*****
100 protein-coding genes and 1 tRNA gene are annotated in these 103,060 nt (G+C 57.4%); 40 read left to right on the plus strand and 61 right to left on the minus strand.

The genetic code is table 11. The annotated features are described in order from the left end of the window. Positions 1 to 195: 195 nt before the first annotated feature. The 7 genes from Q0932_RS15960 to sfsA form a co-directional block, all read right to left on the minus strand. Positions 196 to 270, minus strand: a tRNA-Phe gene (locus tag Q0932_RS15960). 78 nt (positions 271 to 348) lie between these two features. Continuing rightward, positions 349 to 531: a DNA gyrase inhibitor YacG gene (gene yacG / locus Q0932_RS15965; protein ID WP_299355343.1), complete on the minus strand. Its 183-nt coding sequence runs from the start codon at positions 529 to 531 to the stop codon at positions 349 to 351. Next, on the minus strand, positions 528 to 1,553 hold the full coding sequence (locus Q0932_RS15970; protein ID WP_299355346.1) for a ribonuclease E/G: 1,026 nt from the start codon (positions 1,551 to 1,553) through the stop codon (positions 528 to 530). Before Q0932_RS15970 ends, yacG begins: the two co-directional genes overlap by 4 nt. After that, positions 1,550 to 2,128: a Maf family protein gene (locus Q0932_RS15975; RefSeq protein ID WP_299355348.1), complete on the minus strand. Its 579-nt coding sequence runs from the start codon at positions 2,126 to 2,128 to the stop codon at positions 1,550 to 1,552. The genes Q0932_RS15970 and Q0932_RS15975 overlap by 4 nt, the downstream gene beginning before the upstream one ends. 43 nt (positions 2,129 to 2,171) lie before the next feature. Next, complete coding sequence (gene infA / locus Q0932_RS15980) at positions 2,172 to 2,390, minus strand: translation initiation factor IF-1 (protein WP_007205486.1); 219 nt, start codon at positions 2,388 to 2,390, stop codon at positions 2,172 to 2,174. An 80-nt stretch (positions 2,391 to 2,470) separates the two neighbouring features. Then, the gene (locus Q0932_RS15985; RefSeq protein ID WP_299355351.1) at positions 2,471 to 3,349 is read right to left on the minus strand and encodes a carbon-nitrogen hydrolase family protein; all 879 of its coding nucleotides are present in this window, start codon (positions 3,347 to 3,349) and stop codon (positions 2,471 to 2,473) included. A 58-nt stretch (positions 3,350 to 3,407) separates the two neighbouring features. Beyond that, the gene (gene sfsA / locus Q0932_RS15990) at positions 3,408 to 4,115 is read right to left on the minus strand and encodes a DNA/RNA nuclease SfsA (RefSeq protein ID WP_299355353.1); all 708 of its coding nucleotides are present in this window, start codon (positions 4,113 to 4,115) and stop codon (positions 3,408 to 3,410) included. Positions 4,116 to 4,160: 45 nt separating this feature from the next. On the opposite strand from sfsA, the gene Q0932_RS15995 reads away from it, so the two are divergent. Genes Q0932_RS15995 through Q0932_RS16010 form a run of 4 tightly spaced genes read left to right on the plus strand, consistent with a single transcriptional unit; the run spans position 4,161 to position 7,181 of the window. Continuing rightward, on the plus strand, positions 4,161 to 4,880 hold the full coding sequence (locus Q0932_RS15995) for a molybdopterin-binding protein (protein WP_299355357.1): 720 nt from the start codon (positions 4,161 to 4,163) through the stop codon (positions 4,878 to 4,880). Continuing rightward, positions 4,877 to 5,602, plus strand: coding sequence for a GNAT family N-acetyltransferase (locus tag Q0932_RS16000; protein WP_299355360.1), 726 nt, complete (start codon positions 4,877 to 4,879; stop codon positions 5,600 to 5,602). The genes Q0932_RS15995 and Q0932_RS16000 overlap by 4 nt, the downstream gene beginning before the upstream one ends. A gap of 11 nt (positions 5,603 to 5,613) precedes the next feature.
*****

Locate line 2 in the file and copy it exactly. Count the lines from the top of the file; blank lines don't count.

The genetic code is table 11. The annotated features are described in order from the left end of the window. Positions 1 to 195: 195 nt before the first annotated feature. The 7 genes from Q0932_RS15960 to sfsA form a co-directional block, all read right to left on the minus strand. Positions 196 to 270, minus strand: a tRNA-Phe gene (locus tag Q0932_RS15960). 78 nt (positions 271 to 348) lie between these two features. Continuing rightward, positions 349 to 531: a DNA gyrase inhibitor YacG gene (gene yacG / locus Q0932_RS15965; protein ID WP_299355343.1), complete on the minus strand. Its 183-nt coding sequence runs from the start codon at positions 529 to 531 to the stop codon at positions 349 to 351. Next, on the minus strand, positions 528 to 1,553 hold the full coding sequence (locus Q0932_RS15970; protein ID WP_299355346.1) for a ribonuclease E/G: 1,026 nt from the start codon (positions 1,551 to 1,553) through the stop codon (positions 528 to 530). Before Q0932_RS15970 ends, yacG begins: the two co-directional genes overlap by 4 nt. After that, positions 1,550 to 2,128: a Maf family protein gene (locus Q0932_RS15975; RefSeq protein ID WP_299355348.1), complete on the minus strand. Its 579-nt coding sequence runs from the start codon at positions 2,126 to 2,128 to the stop codon at positions 1,550 to 1,552. The genes Q0932_RS15970 and Q0932_RS15975 overlap by 4 nt, the downstream gene beginning before the upstream one ends. 43 nt (positions 2,129 to 2,171) lie before the next feature. Next, complete coding sequence (gene infA / locus Q0932_RS15980) at positions 2,172 to 2,390, minus strand: translation initiation factor IF-1 (protein WP_007205486.1); 219 nt, start codon at positions 2,388 to 2,390, stop codon at positions 2,172 to 2,174. An 80-nt stretch (positions 2,391 to 2,470) separates the two neighbouring features. Then, the gene (locus Q0932_RS15985; RefSeq protein ID WP_299355351.1) at positions 2,471 to 3,349 is read right to left on the minus strand and encodes a carbon-nitrogen hydrolase family protein; all 879 of its coding nucleotides are present in this window, start codon (positions 3,347 to 3,349) and stop codon (positions 2,471 to 2,473) included. A 58-nt stretch (positions 3,350 to 3,407) separates the two neighbouring features. Beyond that, the gene (gene sfsA / locus Q0932_RS15990) at positions 3,408 to 4,115 is read right to left on the minus strand and encodes a DNA/RNA nuclease SfsA (RefSeq protein ID WP_299355353.1); all 708 of its coding nucleotides are present in this window, start codon (positions 4,113 to 4,115) and stop codon (positions 3,408 to 3,410) included. Positions 4,116 to 4,160: 45 nt separating this feature from the next. On the opposite strand from sfsA, the gene Q0932_RS15995 reads away from it, so the two are divergent. Genes Q0932_RS15995 through Q0932_RS16010 form a run of 4 tightly spaced genes read left to right on the plus strand, consistent with a single transcriptional unit; the run spans position 4,161 to position 7,181 of the window. Continuing rightward, on the plus strand, positions 4,161 to 4,880 hold the full coding sequence (locus Q0932_RS15995) for a molybdopterin-binding protein (protein WP_299355357.1): 720 nt from the start codon (positions 4,161 to 4,163) through the stop codon (positions 4,878 to 4,880). Continuing rightward, positions 4,877 to 5,602, plus strand: coding sequence for a GNAT family N-acetyltransferase (locus tag Q0932_RS16000; protein WP_299355360.1), 726 nt, complete (start codon positions 4,877 to 4,879; stop codon positions 5,600 to 5,602). The genes Q0932_RS15995 and Q0932_RS16000 overlap by 4 nt, the downstream gene beginning before the upstream one ends. A gap of 11 nt (positions 5,603 to 5,613) precedes the next feature.